Several examples of how DSEF funds innovation in our schools are demonstrated at the Middle School with their use of iPads in creative and innovative ways. Middle School Science Teacher and Science Curriculum Coordinator, Ana Hurley used iPads this September, with her seventh grade students to identify organisms in pond water samples.
Students were able to bring in samples from nearby ponds, create a wet mounted slide, and look at the sample with the microscope. Then students were able to use the classroom set of iPads to access a detailed pond water application to visually identify organisms they were observing. Students were excited to witness and identify living creatures from ponds in their own backyards! Lessons like this are engaging and exciting in a way that papers and pencils just can’t compete with!
Lori Mazzocca Morgan, a sixth grade science teacher, has created instructional videos, online document libraries and lessons on her website. Students can enter class, open up an iPad, find the assignment of the day and listen to an instructional video about their interactive notebook or foldable. Documents created and available on the iPad can be color coded, enlarged and can even have an audio component for the auditory learner. Students can always access them from the same place (no hunting for loose, crumpled papers, etc.) and read them as many times as they need. So for the child that needs to hear and see directions repeatedly, the iPad makes this possible. Ms. Mazzocca is also using the iPads to visit NASA’s website so students can read and listen to astronaut interviews and articles about space. Having the iPads allows teachers to differentiate lessons in a much more efficient, seamless and anonymous manner. In other words, students can be working on mastering different skills at different times as determined by their readiness levels.
Adam Wiskofske, another seventh grade science teacher, created a Google website template for the entire science department customized for iPad use. These vibrant, interactive websites excite and engage our students. The websites make it easy for students to access the curriculum online. In addition, Mr. Wiskofske has been instrumental in training science department teachers in the use of Google sites and Apple products.
The entire science department is grateful to DSEF for granting us these incredible tools allowing for innovative learning experiences for our students.
Karen Raymond and Judy Gooen are a great example of two teachers at the Dover Sherborn Middle School who have a vision. They wanted to be able to customize the learning of math to fit each student’s pace and learning style, but engage the students in their own learning and help them to focus on the task at hand. They decided to submit a grant to DSEF to pilot the use of Ipads in small group math. Many apps were used, but one called Educreations seemed to particularly harness the power of the Ipad by turning it into a recordable whiteboard. Once a math concept was presented, the students could use this interactive tool to write a math problem on the Ipad screen, then use the stylus to solve the problem. As they wrote down and verbalized their steps toward solving the problem, they could record the entire segment. The teachers were able to capture the student’s thinking process and even review it again with them. One powerful example was a student who ultimately came up with the incorrect answer, but because the teacher could go back and review the student’s work step by step, it was evident that the student understood the process but had simply missed a step. Students also used the camera feature on the Ipad to snap photos of math sheets and number lines, then the students utilized these images interactively by drawing on them, color coding etc. while also recording the math process involved toward solving problems. One student verbalized that recording his own math process helped him to stay focused on the task and offered a unique way for him to show the teacher his knowledge of the concept. Students were able to work at their own pace and then get teacher feedback if they needed by reviewing their work, or they could move on to more challenging problems. If a teacher was already engaged, the student could even go and watch tutorials that reviewed the concept both visually and orally until the teacher was able to reconnect. This differentiated learning is a win-win. The teacher is able to clearly see each student’s level of understanding and progress while the student has a window into how they themselves learn best.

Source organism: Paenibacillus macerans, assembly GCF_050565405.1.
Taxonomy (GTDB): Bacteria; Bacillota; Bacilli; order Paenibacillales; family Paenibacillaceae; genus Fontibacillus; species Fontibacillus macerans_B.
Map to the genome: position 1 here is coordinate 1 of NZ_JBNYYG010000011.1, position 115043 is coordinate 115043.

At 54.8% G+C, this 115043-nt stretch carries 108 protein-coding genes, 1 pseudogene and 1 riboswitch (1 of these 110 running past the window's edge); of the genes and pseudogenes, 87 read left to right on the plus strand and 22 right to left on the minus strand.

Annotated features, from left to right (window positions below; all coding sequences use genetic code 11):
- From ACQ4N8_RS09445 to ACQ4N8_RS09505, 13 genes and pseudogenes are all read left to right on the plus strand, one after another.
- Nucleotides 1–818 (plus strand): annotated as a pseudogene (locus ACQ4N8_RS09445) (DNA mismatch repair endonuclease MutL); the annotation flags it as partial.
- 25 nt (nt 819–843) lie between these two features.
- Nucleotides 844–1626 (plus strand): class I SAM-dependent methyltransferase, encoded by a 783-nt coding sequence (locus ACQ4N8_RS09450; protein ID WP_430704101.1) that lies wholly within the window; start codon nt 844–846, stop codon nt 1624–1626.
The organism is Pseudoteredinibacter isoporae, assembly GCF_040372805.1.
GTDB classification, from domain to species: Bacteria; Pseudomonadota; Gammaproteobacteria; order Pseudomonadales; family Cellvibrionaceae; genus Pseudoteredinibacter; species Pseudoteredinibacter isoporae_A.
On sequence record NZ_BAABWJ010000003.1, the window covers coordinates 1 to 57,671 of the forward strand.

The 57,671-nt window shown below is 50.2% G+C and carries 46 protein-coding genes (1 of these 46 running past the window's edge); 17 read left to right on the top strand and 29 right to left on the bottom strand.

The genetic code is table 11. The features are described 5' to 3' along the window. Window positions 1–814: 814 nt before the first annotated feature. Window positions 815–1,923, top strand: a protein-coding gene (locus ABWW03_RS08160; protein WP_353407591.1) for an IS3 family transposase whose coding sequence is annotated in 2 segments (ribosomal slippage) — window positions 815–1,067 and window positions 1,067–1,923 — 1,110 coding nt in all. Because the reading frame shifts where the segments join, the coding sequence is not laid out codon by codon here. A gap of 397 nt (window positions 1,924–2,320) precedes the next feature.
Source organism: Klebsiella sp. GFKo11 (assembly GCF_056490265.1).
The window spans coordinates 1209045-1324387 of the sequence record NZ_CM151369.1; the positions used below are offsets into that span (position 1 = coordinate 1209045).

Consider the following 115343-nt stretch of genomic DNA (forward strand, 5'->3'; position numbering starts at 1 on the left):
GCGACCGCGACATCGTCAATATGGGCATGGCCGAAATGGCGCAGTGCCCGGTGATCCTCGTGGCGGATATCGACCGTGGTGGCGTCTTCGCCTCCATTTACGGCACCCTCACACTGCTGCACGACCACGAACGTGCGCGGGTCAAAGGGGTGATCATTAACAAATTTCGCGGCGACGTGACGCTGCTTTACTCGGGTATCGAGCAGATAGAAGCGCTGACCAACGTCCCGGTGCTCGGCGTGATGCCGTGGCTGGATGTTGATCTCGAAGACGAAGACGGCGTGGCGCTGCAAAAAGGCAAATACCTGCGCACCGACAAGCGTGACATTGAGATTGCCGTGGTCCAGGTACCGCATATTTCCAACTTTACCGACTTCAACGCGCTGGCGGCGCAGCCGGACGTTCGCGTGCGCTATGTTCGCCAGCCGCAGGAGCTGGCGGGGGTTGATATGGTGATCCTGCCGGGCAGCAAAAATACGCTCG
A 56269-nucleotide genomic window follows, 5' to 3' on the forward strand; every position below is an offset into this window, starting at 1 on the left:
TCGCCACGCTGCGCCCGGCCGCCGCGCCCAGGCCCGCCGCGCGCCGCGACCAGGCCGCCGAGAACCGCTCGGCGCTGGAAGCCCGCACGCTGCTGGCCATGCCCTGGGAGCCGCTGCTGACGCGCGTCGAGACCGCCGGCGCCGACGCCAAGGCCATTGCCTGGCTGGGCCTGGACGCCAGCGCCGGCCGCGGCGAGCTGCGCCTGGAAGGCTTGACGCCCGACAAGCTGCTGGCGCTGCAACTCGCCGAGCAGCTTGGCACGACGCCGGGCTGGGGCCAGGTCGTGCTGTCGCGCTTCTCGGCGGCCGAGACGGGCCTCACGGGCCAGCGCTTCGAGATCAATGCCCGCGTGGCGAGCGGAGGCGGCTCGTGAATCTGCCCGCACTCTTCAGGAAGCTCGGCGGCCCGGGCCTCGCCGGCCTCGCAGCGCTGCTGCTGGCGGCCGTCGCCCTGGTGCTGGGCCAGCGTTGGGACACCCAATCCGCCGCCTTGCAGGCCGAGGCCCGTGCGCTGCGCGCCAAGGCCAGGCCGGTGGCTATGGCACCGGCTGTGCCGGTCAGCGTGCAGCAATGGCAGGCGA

The Dover Sherborn Education Fund is proud to have supported these projects by funding Ipads through DSEF grants. It is thanks to you that so generously give to DSEF, that we are able to fund exciting projects like these for talented teachers that make a difference in our children’s learning.
Funding of these opportunities is possible through the generosity of donors who attend the DSEF Annual Fall Gala Fundraiser or donate during the February Phonathon.